Origins is also notable for being absolutely rammed with side-missions, which are hugely impressive. Plenty have a peripheral bearing on the main story – or at least characters you meet during the course of it – and they all manage to be memorable. They often involve investigation in order to identify characters for assassination – there's quite a lot of tomb-raiding to be done – and you encounter plenty of forts and bandit hideouts which you must decide whether to stealth your way into or take on in a more combat-heavy manner.

Combat-heavy is much more of an option in Origins than in previous Assassin's Creed games, since Ubisoft has comprehensively revamped the combat engine.

As Bayek levels up and acquires ever more devastating weaponry (he can, for example, carry two bows – one of which can be of a type that fires three arrows and effectively operates like a shotgun), he morphs into a combat-machine. To such an extent that the storyline features a stint in the gladiatorial arena (to which you can return whenever you fancy).



Bayek has an adrenaline meter which lets him launch special attacks that often equate to one-hit kills, and he must fight tactically against higher-level enemies who have good shield skills, employing a useful dodge and striking when an adversary is exposed.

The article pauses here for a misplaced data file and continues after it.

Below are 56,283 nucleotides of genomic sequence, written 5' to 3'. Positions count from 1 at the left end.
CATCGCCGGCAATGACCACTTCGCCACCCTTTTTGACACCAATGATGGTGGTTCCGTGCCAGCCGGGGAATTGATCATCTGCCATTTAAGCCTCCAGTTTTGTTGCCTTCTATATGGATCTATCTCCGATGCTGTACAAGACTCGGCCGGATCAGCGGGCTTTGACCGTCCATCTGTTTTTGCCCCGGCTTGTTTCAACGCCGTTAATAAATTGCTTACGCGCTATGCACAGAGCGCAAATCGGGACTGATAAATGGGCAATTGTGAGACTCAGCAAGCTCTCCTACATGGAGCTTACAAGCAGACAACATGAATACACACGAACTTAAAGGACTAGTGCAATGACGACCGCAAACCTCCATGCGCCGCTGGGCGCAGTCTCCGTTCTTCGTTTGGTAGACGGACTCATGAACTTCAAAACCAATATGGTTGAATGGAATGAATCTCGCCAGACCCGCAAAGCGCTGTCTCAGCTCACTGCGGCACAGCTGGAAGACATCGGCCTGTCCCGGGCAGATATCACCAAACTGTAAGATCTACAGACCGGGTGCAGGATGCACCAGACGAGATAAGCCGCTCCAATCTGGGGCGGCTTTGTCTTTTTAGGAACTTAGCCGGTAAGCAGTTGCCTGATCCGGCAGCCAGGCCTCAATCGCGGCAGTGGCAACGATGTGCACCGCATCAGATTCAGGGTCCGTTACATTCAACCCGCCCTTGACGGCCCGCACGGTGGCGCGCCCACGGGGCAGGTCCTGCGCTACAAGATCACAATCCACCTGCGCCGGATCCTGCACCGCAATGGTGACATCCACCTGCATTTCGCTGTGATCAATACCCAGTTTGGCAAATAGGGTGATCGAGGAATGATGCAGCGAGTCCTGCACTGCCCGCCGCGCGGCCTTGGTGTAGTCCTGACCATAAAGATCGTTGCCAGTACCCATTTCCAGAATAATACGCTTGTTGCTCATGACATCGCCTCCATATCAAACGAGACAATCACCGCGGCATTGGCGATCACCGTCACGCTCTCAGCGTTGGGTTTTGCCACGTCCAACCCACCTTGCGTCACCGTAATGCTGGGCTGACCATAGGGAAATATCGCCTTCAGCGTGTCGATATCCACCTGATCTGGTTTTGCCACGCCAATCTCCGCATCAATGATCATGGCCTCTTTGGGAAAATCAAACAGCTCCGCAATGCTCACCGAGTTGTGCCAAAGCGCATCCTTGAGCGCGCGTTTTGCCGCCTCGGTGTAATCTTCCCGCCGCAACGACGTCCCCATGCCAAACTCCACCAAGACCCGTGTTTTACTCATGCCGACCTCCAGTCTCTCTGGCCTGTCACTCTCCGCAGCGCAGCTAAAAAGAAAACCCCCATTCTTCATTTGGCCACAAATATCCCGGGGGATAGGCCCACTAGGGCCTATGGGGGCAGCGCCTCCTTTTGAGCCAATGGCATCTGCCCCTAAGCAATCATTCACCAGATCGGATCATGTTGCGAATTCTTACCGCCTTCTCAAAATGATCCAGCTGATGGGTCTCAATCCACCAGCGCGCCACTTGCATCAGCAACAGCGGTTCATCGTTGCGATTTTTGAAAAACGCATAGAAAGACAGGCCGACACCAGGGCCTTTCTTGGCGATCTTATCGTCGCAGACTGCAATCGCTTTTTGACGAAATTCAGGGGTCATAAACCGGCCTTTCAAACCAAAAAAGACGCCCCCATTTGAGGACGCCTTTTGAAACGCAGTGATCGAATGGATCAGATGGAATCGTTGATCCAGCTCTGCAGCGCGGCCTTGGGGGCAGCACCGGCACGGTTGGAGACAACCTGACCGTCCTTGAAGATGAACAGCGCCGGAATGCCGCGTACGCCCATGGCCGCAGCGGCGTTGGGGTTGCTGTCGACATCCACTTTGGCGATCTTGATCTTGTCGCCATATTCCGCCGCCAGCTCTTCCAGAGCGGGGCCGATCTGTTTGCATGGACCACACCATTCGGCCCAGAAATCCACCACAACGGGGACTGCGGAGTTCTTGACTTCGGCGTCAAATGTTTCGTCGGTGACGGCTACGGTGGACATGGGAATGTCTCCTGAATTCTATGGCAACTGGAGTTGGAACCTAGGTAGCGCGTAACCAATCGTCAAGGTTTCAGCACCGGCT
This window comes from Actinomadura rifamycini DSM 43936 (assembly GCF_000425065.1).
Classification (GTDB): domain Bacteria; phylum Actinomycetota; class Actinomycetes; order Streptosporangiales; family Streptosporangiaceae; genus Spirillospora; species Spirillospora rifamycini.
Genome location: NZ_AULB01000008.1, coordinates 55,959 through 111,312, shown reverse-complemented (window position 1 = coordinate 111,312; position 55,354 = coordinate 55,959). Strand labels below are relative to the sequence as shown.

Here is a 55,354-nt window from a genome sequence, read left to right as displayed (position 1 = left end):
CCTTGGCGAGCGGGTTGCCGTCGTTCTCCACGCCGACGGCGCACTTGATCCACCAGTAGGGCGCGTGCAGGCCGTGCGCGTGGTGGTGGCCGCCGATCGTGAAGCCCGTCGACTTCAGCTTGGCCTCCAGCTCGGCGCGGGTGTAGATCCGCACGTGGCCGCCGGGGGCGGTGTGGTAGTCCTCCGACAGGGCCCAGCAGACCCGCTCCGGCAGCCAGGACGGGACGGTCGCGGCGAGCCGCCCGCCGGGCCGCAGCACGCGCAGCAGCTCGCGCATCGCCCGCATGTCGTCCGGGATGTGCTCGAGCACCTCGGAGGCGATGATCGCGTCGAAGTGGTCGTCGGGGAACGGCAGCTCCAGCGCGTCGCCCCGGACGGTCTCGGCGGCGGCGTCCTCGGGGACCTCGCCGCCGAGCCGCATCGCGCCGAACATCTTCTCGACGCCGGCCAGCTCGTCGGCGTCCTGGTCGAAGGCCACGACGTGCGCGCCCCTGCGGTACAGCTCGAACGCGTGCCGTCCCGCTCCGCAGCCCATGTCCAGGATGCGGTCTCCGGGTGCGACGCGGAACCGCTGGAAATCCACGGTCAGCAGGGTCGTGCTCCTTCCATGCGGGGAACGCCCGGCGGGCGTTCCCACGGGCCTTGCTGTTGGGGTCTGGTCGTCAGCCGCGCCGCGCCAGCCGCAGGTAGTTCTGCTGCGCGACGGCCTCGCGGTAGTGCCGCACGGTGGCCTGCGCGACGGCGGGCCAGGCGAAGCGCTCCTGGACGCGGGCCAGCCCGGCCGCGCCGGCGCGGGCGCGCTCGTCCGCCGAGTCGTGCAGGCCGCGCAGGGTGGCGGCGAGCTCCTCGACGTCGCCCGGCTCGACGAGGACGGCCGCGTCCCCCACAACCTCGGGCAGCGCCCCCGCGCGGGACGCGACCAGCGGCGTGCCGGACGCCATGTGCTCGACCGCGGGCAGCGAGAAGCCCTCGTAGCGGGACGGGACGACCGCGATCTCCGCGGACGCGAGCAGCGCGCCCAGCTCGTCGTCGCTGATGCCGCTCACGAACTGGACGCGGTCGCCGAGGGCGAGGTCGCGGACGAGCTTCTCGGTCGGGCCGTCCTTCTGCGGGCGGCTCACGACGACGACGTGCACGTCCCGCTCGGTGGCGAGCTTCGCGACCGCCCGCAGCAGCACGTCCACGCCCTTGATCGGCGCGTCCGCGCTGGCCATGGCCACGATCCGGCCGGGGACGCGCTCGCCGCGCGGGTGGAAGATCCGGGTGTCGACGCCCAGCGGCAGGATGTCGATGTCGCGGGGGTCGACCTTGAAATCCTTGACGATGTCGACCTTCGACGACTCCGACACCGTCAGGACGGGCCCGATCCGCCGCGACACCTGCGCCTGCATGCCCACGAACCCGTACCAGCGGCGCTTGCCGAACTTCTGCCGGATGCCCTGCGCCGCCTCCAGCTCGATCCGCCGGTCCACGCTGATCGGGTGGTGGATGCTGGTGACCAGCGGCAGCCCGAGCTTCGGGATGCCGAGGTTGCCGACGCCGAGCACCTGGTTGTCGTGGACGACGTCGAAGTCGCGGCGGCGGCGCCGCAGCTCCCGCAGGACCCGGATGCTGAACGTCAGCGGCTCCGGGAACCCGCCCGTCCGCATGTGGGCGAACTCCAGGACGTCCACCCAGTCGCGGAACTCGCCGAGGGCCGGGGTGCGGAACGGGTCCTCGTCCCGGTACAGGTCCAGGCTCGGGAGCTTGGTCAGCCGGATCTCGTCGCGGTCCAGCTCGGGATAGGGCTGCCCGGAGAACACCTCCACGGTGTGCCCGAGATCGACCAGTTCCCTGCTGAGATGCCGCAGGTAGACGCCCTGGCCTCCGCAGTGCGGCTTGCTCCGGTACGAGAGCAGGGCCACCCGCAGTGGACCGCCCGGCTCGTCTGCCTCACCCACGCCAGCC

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Bayek has an adrenaline meter which lets him launch special attacks that often equate to one-hit kills, and he must fight tactically against higher-level enemies who have good shield skills, employing a useful dodge and striking when an adversary is exposed.

Assassin's Creed staples like sleep darts, poison darts and firebombs can also be employed. And Origin's sword-fighting engine is as good as any we've come across in a game.

You also find plenty of diverting non-core gameplay, such as chariot racing and sea battles. As usual for the series, there are some modern-day sequences, too, which aren't brilliant but at least provide some context.

And there are plenty of mini-boss and boss battles, mainly against legendary, higher-level fighters. Although at one point, participation in a seer's gloriously bonkers ritual leads to a hallucinogen-induced dream-trip that sees Bayek taking on a giant sea-snake with arrows made from light.



Shoehorning a boss-battle into a dream sequence shows the fun that Ubisoft clearly had in making Assassin's Creed: Origins and, that, ultimately, is what elevates the game towards the realms of greatness. Just imagine having Ancient Egypt rendered with impeccable visuals, and packed with all things that you'd ever want to do there, at the controls of a character with devastating skills. That's exactly what Assassin's Creed: Origins provides.